The Black Swan’s Nassim Taleb and the Nobel Committee

October 20th, 2010
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Contributed by: Aswath Damodaran
I just read this article, where Nassim Taleb, who seems to have taken on the mantle of the "anti-theorist" in finance, argues that the Nobel committee should be sued for giving the prize to Harry Markowitz, Bill Sharpe and Merton Miller (`Black Swan' Author Says Investors Should Sue Nobel for Crisis).

Nassim Taleb has written a few books, "Fooled by Randomness" and "The Black Swan", which have brought him acclaim and his warnings seem to have been borne out by the recent crises. (I have put down my thoughts about these books in an earlier post. ) I think he badly misplays his hand by arguing that Markowitz, Sharpe and Miller are to blame for the excesses in financial markets. In fact, let's take each of their contributions to finance and put them to the test:

a. Let's start with Merton Miller, who was the oddest target of all. (Perhaps, the story got the name wrong and Taleb really blamed Bob Merton, not Merton Miller...) Miller and Modigliani argued that great firms acquire that status by taking good investments (that generate higher returns than it costs them to raise capital), and that finessing capital structure or messing with dividend or buyback policy adds little or no value at the margin. Since much of the advice and deal making in Wall Street is directed towards capital structure solutions (recaps, leveraged transactions) and dividend policy (buybacks, special dividends), it would seem to me that what corporate finance departments at investment banks do is in direct violation of what Miller would have propounded.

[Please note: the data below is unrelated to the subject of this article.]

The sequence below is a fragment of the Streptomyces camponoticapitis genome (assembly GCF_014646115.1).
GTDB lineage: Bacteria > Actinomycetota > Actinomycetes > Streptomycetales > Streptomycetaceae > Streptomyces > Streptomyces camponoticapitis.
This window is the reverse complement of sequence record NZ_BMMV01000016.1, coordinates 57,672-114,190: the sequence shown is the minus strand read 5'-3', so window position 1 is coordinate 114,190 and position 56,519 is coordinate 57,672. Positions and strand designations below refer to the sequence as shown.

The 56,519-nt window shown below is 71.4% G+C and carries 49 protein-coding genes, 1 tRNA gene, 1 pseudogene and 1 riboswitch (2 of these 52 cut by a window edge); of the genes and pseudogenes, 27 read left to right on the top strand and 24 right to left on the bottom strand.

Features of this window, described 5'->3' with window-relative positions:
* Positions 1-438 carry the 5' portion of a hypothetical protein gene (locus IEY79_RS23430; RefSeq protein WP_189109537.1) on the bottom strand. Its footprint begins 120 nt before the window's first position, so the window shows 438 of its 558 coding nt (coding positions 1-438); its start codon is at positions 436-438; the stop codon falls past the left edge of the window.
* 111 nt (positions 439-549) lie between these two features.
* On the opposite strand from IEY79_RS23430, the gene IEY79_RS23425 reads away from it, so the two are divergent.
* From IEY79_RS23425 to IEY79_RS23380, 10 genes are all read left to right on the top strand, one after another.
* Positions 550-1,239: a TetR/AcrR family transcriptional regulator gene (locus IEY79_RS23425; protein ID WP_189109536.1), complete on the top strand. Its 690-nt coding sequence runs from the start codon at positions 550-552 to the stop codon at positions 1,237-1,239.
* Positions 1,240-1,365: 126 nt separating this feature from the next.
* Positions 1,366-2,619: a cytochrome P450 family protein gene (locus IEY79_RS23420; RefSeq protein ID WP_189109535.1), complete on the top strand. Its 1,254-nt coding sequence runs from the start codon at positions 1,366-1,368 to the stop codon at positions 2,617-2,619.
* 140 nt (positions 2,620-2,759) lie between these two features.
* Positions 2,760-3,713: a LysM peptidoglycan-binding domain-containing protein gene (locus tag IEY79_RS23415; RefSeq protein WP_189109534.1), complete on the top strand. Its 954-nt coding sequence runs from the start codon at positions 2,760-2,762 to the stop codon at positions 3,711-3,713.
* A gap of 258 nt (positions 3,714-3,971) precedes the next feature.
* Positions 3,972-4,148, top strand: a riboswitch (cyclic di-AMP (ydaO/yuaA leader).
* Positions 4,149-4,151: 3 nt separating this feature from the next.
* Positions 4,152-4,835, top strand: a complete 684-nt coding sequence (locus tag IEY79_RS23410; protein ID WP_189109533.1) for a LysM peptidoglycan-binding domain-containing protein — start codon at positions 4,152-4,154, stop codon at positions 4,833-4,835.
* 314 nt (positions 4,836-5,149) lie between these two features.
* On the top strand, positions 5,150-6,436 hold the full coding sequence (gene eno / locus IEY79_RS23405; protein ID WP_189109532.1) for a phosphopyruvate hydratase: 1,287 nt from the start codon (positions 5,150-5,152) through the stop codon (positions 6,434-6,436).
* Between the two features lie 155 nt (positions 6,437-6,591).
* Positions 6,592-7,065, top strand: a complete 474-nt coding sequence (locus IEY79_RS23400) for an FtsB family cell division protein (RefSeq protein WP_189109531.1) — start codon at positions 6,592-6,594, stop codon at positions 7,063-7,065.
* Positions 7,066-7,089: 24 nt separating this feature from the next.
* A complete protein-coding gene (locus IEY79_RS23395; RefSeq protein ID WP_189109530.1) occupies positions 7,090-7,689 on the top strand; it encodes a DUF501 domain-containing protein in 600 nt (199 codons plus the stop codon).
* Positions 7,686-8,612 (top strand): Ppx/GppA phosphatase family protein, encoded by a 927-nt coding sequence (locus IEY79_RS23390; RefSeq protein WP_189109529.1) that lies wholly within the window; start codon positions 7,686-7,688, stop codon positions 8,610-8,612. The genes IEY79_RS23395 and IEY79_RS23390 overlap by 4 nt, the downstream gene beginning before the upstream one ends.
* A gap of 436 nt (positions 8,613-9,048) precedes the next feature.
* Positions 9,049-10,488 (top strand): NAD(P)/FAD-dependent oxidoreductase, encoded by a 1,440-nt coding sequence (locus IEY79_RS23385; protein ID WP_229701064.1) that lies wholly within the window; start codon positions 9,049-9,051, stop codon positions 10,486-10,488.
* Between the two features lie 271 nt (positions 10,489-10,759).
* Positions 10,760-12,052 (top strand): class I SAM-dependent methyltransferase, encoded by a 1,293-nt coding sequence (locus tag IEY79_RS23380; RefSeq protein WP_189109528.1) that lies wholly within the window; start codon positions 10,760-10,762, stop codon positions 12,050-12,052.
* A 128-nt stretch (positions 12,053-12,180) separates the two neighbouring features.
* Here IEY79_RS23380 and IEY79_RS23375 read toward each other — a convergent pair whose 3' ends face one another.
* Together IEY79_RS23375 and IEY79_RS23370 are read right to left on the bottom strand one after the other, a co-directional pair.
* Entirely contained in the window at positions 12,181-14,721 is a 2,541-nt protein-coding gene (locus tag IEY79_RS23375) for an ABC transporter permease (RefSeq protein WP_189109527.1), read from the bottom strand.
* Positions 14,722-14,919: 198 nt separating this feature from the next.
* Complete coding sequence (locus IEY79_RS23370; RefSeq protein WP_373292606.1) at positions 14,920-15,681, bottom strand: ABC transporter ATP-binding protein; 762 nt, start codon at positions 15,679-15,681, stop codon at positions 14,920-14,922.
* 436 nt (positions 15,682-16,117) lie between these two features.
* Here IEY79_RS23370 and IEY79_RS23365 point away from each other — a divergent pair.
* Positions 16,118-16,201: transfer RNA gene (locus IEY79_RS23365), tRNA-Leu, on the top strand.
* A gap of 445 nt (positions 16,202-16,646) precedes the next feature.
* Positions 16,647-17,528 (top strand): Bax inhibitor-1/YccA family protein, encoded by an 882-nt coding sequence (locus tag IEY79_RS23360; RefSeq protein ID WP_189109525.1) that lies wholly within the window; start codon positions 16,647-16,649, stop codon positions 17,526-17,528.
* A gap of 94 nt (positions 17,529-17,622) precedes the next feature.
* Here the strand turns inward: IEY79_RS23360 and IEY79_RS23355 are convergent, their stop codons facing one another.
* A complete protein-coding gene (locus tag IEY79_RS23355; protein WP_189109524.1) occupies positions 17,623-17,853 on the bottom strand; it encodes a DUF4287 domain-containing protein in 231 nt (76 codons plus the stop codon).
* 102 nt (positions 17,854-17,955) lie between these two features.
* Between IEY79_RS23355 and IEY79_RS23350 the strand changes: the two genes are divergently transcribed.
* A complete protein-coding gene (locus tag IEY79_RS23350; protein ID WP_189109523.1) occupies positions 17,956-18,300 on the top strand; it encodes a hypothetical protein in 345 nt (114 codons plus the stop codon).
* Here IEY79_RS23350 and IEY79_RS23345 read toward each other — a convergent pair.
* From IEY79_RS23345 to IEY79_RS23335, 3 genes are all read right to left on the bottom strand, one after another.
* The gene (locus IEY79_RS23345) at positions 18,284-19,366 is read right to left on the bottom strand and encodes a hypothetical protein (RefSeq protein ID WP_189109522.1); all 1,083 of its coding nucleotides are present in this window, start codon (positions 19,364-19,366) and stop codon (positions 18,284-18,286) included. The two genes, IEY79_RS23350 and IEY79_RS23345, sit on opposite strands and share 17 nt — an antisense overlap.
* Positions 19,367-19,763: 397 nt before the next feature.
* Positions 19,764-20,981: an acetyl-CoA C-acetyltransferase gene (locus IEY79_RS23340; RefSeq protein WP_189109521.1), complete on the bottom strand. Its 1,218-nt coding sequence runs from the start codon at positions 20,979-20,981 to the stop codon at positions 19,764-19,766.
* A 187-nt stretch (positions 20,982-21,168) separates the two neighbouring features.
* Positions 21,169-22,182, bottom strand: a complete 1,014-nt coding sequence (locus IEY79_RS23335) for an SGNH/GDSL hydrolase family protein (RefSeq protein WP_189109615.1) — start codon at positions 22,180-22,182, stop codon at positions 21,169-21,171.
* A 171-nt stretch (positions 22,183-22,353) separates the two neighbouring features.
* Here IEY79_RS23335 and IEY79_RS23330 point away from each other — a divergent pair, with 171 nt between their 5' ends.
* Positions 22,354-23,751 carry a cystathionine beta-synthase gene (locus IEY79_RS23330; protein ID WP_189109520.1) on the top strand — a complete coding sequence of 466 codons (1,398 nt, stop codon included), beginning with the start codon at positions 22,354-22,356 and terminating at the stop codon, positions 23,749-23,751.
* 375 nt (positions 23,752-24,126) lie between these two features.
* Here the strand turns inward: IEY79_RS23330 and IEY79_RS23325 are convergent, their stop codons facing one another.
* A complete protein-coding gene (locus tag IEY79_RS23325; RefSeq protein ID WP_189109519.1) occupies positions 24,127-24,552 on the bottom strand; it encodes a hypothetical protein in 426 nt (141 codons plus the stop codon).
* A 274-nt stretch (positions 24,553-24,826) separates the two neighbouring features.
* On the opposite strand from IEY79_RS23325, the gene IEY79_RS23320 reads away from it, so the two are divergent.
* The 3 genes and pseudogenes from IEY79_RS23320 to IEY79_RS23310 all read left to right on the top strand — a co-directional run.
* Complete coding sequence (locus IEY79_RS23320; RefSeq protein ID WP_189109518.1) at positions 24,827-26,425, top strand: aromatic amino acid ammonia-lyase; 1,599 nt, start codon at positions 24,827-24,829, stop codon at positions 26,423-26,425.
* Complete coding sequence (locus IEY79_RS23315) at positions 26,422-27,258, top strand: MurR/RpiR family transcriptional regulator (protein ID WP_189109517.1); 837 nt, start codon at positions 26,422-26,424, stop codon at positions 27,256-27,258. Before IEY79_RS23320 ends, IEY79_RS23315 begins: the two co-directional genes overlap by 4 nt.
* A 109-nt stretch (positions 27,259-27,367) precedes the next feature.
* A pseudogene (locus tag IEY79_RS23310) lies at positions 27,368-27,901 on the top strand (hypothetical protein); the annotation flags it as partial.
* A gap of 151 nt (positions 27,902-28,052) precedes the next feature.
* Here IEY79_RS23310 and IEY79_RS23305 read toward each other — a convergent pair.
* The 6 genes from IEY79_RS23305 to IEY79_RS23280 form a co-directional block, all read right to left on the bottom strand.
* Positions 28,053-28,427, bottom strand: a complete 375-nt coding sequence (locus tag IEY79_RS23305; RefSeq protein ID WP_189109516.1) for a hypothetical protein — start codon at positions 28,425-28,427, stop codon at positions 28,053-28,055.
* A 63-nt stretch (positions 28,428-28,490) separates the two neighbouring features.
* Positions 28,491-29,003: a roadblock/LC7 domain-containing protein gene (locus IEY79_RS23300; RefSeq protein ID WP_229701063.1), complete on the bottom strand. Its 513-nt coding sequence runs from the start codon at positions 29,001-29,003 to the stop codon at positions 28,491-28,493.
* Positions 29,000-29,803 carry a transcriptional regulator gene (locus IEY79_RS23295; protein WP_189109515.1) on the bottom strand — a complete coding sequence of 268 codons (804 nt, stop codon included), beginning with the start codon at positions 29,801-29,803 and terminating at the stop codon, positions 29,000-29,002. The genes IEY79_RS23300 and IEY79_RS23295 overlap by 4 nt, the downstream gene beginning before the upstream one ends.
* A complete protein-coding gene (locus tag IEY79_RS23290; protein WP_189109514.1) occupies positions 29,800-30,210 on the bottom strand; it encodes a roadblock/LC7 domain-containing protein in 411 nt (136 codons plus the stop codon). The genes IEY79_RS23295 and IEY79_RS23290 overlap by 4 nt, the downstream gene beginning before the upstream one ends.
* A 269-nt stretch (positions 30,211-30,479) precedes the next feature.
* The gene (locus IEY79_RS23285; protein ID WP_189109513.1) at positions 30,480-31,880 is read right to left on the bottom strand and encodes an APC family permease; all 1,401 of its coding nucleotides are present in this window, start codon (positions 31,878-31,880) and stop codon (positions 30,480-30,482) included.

b. How about Markowitz? The singular contribution to finance that Markowitz made to finance was his recognition that the risk in the investment has to be measured as the risk it adds to a portfolio rather than the risk of it standing alone. In effect, his work is a statistical proof that diversification eliminates a significant portion of risk in investments. It is true that he worked in a simplified world where an investment's worth is measured on only two dimension - the expected return (which is good) and standard deviation (which is bad), but his conclusion that diversification reduces risk would hold with any of the distributions that Taleb claims are more realistic descriptions of investment behavior. The mean-variance framework has been critiqued and adapted from within and without the discipline for forty years, starting with Mandelbrot in the 1960s and continuing through to the behavioral economists today. Perhaps, you can indirectly critique the dependence on the normal distribution for the failure of risk management systems such as VaR, but that is na stretch.

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